I’m not using prophet or priest in the full biblical sense. I appreciate the terminology though as it is easier to remember than the terms I’ve used to teach this same point in the past (so thank you Dave Stone for mentioning this in your seminar in Cambridge):
1. Younger preachers have a tendency to try to be a prophet. They can be full of zeal and just want to give the bottom line, they want to say it like it is. God can and does use young preachers with hard-hitting messages (George Verwer comes to mind, who founded Operation Mobilization as a teenager). However, it is worth pointing out to young preachers that people also need a priest. As Haddon Robinson says, “for every ‘you jerk!’ you need ten ‘atta boys!’”
2. Older preachers have a tendency to stay as a pastor and priest. Having lived the life and built the credibility, some more established preachers hold back from preaching the strong messages people need to hear. If you’ve lived the life, walked the trail with the Lord for many decades, and if it is the message of the text, then preach it! Don’t always hold back and protect feelings.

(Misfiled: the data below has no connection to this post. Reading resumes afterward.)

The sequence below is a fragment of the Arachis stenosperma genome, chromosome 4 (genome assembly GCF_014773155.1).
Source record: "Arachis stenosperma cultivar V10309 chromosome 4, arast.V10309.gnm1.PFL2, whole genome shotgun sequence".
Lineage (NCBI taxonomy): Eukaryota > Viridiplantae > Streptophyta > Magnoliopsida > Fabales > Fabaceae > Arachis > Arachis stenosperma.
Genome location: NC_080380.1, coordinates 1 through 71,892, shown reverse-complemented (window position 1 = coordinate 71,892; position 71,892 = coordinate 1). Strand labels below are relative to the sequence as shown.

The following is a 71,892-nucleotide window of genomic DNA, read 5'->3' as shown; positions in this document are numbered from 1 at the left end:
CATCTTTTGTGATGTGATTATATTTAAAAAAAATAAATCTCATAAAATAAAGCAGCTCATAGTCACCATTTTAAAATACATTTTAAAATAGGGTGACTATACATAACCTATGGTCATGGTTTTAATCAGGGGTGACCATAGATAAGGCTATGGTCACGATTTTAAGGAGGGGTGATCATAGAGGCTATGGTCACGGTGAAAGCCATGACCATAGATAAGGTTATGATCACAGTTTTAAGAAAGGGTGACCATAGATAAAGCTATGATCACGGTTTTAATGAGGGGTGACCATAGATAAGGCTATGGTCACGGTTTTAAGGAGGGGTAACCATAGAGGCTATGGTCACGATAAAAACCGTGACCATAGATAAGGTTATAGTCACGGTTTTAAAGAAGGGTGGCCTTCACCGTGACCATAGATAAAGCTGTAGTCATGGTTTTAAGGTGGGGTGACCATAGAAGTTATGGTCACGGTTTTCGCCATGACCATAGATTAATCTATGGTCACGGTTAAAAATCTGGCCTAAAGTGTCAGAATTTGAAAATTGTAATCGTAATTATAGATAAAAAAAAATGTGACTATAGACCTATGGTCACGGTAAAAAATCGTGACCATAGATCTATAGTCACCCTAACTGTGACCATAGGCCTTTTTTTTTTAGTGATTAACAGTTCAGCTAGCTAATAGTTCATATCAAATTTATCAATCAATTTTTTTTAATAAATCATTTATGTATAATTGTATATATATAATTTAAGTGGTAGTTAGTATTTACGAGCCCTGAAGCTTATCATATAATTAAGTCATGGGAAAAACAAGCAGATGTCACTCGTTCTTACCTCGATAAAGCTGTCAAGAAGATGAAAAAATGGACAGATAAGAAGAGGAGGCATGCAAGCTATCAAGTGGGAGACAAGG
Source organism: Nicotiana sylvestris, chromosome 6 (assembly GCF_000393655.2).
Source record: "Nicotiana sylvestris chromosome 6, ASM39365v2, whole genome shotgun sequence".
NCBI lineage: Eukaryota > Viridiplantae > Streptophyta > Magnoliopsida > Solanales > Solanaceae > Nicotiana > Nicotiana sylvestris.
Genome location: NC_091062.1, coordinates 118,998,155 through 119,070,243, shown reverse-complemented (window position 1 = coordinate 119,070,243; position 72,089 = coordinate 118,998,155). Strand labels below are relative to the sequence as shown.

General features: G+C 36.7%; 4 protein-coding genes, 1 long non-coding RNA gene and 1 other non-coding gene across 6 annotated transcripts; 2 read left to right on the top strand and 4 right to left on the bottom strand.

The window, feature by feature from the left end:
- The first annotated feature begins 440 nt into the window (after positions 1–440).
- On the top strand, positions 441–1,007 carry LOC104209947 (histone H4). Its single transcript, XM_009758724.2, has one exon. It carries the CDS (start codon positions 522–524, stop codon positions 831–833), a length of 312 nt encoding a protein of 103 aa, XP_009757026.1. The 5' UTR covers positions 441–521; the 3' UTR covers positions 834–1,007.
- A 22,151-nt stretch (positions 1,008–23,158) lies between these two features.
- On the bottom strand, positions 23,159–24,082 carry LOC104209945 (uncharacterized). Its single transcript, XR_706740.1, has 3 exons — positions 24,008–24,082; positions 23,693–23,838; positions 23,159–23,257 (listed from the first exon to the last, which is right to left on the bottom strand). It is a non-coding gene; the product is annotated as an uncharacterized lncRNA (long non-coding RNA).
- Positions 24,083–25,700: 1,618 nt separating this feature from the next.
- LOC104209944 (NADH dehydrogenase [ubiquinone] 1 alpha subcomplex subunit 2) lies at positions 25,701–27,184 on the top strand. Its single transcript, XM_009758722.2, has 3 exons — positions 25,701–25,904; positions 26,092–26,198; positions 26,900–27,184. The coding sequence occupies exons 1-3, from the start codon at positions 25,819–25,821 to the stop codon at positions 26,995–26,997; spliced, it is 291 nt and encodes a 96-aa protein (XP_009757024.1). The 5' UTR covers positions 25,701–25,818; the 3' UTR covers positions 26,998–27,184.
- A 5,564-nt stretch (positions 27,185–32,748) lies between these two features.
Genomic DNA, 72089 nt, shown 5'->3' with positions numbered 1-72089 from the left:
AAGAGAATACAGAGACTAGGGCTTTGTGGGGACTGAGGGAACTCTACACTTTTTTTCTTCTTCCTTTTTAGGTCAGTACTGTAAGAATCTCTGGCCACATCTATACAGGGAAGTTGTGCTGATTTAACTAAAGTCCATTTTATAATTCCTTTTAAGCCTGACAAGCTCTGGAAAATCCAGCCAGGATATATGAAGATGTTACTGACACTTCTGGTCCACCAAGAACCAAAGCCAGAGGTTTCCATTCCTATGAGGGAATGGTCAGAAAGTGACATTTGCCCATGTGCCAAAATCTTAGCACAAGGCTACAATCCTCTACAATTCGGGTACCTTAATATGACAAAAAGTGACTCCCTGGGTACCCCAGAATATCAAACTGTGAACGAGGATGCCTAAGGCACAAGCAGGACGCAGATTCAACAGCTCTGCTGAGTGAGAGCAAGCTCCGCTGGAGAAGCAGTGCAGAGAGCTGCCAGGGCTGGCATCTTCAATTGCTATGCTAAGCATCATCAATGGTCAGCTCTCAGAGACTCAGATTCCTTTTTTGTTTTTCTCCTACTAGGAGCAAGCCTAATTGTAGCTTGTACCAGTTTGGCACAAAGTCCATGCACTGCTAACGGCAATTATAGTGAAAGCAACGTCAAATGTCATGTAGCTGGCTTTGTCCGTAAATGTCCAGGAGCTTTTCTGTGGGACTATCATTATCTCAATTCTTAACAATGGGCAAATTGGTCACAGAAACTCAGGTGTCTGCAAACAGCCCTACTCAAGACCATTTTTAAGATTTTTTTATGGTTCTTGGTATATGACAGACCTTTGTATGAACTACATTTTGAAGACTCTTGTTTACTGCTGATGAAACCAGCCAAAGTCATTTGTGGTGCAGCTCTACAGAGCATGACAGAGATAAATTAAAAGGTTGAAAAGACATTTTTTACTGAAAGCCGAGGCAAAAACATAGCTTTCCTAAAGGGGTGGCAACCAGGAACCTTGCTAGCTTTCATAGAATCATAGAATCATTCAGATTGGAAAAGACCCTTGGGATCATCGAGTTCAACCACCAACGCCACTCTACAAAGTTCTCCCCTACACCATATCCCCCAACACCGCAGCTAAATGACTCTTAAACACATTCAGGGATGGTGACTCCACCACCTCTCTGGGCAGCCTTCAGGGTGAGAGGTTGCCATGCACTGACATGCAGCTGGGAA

3. People need both “prophet” and “priest.” Whatever age or stage you are at as a preacher, remember that people are people. They need comforting, challenging, encouragement and exhortation. People need the tender care and the tough love of the Great Pastor, so as we preach His Word, let us be sensitive to both the “prophet” and the “priest” elements. Know the needs of the people and preach the Word!